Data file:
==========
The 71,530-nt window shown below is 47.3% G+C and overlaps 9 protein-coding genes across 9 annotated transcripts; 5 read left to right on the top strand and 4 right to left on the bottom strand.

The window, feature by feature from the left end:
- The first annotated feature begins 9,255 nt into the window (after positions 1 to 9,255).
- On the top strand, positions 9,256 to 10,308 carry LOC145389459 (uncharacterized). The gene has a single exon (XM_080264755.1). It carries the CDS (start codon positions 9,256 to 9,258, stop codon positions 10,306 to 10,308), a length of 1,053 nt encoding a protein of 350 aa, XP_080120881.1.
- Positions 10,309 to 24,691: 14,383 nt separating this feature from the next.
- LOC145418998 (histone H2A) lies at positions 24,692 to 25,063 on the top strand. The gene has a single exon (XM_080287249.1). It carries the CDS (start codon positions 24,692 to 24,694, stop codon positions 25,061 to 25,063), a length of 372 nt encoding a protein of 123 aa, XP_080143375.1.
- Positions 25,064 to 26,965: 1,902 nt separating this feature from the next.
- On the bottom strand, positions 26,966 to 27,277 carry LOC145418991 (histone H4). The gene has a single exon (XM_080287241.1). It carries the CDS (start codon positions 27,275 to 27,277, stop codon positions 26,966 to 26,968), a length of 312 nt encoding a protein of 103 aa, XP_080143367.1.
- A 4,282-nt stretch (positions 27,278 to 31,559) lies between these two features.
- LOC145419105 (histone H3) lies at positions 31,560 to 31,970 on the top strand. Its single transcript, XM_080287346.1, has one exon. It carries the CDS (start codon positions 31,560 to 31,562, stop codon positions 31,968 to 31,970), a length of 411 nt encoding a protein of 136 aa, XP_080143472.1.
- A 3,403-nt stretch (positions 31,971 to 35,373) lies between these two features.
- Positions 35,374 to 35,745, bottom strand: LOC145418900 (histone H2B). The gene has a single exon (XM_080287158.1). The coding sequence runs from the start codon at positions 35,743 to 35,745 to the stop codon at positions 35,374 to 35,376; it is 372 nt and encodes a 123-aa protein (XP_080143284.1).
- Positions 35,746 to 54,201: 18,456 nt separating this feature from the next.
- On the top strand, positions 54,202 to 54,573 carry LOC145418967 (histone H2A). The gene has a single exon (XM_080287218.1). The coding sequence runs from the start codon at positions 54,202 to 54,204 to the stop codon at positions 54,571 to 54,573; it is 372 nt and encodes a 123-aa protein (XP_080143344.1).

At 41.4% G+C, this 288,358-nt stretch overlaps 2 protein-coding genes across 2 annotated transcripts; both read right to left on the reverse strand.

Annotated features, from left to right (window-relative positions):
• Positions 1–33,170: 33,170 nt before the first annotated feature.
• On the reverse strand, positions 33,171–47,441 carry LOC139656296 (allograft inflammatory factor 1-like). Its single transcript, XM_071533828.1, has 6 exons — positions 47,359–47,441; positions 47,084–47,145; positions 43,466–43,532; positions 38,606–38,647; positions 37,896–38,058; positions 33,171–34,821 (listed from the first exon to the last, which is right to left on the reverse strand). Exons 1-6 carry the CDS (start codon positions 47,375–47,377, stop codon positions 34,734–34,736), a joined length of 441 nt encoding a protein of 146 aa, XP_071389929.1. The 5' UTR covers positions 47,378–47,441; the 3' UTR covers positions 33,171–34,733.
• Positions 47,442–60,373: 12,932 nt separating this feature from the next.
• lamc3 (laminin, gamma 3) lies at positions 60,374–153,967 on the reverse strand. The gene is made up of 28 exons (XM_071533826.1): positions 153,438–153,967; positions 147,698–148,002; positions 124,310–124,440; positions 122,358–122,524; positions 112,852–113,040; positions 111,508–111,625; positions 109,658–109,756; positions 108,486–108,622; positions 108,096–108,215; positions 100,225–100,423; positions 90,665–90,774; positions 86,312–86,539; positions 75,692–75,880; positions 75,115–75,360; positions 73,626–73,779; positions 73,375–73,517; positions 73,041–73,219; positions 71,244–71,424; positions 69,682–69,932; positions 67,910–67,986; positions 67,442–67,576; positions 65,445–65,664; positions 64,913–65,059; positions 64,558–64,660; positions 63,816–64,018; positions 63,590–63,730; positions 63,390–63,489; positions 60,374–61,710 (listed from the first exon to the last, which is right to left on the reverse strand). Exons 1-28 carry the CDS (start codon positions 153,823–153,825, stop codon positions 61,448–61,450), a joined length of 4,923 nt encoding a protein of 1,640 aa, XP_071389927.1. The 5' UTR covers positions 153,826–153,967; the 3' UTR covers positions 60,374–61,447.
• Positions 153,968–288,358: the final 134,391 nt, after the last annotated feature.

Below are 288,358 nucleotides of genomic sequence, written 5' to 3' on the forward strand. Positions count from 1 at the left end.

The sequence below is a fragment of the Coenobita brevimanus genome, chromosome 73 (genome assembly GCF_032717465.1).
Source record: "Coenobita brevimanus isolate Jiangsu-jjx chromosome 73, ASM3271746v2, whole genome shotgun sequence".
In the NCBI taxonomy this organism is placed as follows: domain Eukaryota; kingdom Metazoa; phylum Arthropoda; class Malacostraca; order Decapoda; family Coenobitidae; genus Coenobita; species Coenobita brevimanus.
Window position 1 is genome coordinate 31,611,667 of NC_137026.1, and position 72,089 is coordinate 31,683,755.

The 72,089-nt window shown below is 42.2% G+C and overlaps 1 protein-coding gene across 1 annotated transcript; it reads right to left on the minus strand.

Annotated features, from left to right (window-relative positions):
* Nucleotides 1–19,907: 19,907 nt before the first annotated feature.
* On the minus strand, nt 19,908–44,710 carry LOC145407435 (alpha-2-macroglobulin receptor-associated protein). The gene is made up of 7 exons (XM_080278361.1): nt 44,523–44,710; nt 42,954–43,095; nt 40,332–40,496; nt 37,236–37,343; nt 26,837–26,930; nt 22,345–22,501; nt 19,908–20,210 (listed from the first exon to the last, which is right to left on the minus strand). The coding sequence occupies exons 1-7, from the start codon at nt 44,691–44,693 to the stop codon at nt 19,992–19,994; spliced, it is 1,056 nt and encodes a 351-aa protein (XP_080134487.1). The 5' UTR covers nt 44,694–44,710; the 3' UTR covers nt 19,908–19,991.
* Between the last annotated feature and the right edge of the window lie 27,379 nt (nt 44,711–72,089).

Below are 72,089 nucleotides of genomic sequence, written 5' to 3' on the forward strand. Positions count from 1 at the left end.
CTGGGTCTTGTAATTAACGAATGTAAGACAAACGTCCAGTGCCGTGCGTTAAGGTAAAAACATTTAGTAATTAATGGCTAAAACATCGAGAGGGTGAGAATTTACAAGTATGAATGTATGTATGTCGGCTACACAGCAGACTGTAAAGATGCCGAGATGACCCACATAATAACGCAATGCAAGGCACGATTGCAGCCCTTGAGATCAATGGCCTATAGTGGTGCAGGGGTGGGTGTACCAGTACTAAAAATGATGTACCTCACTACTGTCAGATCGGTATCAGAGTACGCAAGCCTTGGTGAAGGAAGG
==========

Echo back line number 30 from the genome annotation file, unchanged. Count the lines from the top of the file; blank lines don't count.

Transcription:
* On the minus strand, nt 19,908–44,710 carry LOC145407435 (alpha-2-macroglobulin receptor-associated protein). The gene is made up of 7 exons (XM_080278361.1): nt 44,523–44,710; nt 42,954–43,095; nt 40,332–40,496; nt 37,236–37,343; nt 26,837–26,930; nt 22,345–22,501; nt 19,908–20,210 (listed from the first exon to the last, which is right to left on the minus strand). The coding sequence occupies exons 1-7, from the start codon at nt 44,691–44,693 to the stop codon at nt 19,992–19,994; spliced, it is 1,056 nt and encodes a 351-aa protein (XP_080134487.1). The 5' UTR covers nt 44,694–44,710; the 3' UTR covers nt 19,908–19,991.